Posts Tagged ‘max’

You Have to Train Heavy to Grow

Wednesday, July 6th, 2011

Do Bodybuilders Have to “Max Out” to Gain Muscle?

Strong Bodybuilder Franco Columbu

You may have seen or heard cliche slogans like “Go heavy or go home.” You may have been asked “How much do you bench?” You may even be impressed by Olympic lifters, powerlifters, and professional strongmen, all of whom regularly use maximum effort triples and singles to prepare for competition, to try to set a personal record, or just as a component of their regular training routines.

Well guess what? None of those sports are like bodybuilding. Sure, Olympic lifters are typically pretty jacked, powerlifters and strongmen are just plain “big”, but very few of them could compete in a bodybuilding competition and hope to win, without first dieting and training like a bodybuilder for several months.

This brings us to the question – do bodybuilders ever actually have to test their 1 or 3 rep max on any exercise? Do they have to lift super-heavy?


You Shouldn’t Train When You Are Sore

Monday, July 4th, 2011

Should Bodybuilders Train When They Are Sore?

Muscle Soreness

This is one of the top offending bodybuilding myths. Have you ever canceled a workout or skipped training a body part because it felt sore, even though at least 48 hours had passed since you trained it? If you said “Yes”, then after reading this post you will never make that mistake again.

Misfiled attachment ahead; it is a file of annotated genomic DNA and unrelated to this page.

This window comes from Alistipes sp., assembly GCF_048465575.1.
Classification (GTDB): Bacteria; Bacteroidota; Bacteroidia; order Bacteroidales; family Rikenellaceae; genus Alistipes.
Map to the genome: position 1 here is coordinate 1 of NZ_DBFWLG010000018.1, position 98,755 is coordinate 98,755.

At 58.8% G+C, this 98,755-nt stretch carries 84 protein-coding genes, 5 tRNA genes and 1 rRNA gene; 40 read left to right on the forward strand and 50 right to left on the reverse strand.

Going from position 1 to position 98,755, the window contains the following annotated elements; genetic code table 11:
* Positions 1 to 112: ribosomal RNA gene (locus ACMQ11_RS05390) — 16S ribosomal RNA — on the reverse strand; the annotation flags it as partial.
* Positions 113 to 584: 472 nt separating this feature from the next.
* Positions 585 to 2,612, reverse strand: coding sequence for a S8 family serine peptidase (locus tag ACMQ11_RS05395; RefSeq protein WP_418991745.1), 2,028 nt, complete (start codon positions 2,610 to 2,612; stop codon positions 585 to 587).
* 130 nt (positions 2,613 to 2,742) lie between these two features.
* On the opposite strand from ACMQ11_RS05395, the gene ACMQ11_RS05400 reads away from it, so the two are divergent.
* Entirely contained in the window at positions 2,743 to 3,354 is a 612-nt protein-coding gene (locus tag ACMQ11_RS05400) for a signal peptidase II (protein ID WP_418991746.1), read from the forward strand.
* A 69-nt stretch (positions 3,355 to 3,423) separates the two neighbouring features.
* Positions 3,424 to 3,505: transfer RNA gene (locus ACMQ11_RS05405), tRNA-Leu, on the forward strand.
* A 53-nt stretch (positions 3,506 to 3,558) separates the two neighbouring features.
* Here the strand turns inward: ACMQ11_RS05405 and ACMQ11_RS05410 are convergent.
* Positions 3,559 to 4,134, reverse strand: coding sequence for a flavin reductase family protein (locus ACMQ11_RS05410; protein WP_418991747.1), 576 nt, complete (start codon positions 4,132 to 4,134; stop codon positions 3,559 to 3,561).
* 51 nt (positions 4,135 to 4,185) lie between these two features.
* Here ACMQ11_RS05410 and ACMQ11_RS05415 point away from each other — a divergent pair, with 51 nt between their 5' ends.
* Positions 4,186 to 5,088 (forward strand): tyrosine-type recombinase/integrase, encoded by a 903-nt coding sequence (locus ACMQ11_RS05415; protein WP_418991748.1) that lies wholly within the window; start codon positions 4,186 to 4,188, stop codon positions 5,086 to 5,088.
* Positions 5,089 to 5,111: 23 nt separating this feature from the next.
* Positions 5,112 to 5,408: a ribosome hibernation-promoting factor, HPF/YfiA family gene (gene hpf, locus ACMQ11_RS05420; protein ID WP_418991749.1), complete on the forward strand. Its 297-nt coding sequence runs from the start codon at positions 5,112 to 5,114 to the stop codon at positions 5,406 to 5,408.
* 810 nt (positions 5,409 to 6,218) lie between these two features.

Your muscles will get sore when you use:

  • heavy weights
  • slow negatives
  • forced negatives
  • assisted negatives
  • drop sets
  • high volume

Do you need to avoid these training methods completely in order to prevent soreness, so that you can train again in two days? Not necessarily.


The Psychology of a Max Effort Attempt

Thursday, February 10th, 2011

The technique of using visualization in sports training has become increasingly popular in recent years. While some people may question its effectiveness, research has found visualization can be quite successful.

A study conducted by Guang Yue, a psychologist from Cleveland Clinic Foundation, found that non-professional people gained 13.5 percent muscle strength just by carrying out mental exercises. Luckily, you don’t have to earn a psychology degree to understand or practice visualization; read on to learn how you can use this technique to psych yourself up to hit the gym and set a new personal record.

How to Use Imagery and Visualization

Over the years, many professional sportsmen have made use of visualization to achieve great success. For example, world champion golfer Jack Nicklaus, states that he never fires a shot, even while in practice, until he visualizes it clearly in his head. Muhammad Ali is also known to have used varying mental exercises to help improve his performance.


Weightlifting Tool to Calculate Your 1 Rep Max

Wednesday, December 16th, 2009

1 Rep Max Calculator

I had published this post once before, but recently a couple people have asked for such a tool, so I’m busting it out again for all the new Project Swole readers.

There are many strength training programs that involve calculating your 1 rm or 1 repetition maximum. Some programs want you to use a % of your 1 rm, which is sometimes even harder to calculate.

1 Rep Max Calculator
Calculate Your 1 Rep Max

Most of us do not how how to figure out this number without performing the actual rep itself. Use this easy calculator to get a basic idea of how much weight you can lift once.